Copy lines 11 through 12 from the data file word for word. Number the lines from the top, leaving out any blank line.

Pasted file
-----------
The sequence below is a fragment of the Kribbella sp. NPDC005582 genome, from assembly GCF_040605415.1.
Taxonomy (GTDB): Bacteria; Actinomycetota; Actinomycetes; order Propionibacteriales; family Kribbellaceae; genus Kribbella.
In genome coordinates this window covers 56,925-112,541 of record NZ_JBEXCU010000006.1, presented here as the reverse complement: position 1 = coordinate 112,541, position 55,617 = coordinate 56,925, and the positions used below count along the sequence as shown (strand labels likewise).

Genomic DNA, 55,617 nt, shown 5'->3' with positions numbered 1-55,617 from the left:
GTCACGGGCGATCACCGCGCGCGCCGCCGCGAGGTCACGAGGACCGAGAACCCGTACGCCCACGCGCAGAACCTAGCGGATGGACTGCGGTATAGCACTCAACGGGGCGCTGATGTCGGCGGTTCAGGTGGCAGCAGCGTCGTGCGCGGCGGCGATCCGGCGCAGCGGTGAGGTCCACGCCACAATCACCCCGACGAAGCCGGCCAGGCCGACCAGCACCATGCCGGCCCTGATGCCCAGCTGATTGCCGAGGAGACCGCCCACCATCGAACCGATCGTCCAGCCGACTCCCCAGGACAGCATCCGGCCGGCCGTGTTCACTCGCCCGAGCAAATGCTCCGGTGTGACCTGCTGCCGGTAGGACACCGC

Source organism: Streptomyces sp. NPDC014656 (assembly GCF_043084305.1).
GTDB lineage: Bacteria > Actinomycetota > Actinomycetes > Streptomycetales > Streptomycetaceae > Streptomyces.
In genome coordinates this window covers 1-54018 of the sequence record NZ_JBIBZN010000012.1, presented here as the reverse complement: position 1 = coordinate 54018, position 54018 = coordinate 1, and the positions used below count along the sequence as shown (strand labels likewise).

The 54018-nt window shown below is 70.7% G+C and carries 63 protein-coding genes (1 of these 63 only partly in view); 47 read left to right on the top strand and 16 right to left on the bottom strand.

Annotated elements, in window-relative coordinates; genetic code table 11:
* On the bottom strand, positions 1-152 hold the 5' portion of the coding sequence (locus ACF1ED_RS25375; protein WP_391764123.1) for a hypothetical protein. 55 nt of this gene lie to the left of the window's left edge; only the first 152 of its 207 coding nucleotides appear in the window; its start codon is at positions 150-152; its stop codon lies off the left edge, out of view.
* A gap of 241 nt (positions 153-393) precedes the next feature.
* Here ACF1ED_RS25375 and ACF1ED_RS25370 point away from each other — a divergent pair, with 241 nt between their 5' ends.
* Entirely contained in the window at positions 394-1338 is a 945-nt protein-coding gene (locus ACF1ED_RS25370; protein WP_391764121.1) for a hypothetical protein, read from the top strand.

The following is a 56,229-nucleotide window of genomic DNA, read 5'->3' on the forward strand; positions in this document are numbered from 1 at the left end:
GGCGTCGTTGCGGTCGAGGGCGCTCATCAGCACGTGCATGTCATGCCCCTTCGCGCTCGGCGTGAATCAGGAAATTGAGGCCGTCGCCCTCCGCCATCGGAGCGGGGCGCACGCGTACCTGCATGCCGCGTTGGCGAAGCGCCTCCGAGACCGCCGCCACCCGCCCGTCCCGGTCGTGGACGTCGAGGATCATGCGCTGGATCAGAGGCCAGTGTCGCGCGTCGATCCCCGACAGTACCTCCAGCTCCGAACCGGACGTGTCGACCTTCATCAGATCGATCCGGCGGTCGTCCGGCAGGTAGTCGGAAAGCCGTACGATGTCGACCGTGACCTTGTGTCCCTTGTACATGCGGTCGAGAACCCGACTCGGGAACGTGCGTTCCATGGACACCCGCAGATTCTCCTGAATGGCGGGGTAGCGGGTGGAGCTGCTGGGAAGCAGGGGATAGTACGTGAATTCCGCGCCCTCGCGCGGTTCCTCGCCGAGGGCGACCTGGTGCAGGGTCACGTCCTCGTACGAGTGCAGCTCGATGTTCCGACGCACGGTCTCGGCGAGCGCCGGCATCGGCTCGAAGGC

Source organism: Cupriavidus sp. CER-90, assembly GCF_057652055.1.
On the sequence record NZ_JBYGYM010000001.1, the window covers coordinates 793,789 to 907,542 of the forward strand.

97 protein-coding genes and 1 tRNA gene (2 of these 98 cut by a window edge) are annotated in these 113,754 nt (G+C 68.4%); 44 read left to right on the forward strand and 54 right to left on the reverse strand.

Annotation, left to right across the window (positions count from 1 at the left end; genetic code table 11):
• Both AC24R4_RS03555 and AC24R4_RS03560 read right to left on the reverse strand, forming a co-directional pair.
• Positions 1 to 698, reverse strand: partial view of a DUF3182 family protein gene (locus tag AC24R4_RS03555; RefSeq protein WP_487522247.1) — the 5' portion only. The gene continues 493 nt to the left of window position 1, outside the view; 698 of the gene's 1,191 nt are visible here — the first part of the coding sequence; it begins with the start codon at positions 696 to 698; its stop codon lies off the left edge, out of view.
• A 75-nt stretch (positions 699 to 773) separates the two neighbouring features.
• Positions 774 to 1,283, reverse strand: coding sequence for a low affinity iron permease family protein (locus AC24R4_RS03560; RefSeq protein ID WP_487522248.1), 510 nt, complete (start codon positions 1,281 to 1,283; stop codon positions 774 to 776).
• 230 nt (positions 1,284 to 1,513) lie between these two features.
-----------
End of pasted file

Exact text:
* On the bottom strand, positions 1-152 hold the 5' portion of the coding sequence (locus ACF1ED_RS25375; protein WP_391764123.1) for a hypothetical protein. 55 nt of this gene lie to the left of the window's left edge; only the first 152 of its 207 coding nucleotides appear in the window; its start codon is at positions 150-152; its stop codon lies off the left edge, out of view.
* A gap of 241 nt (positions 153-393) precedes the next feature.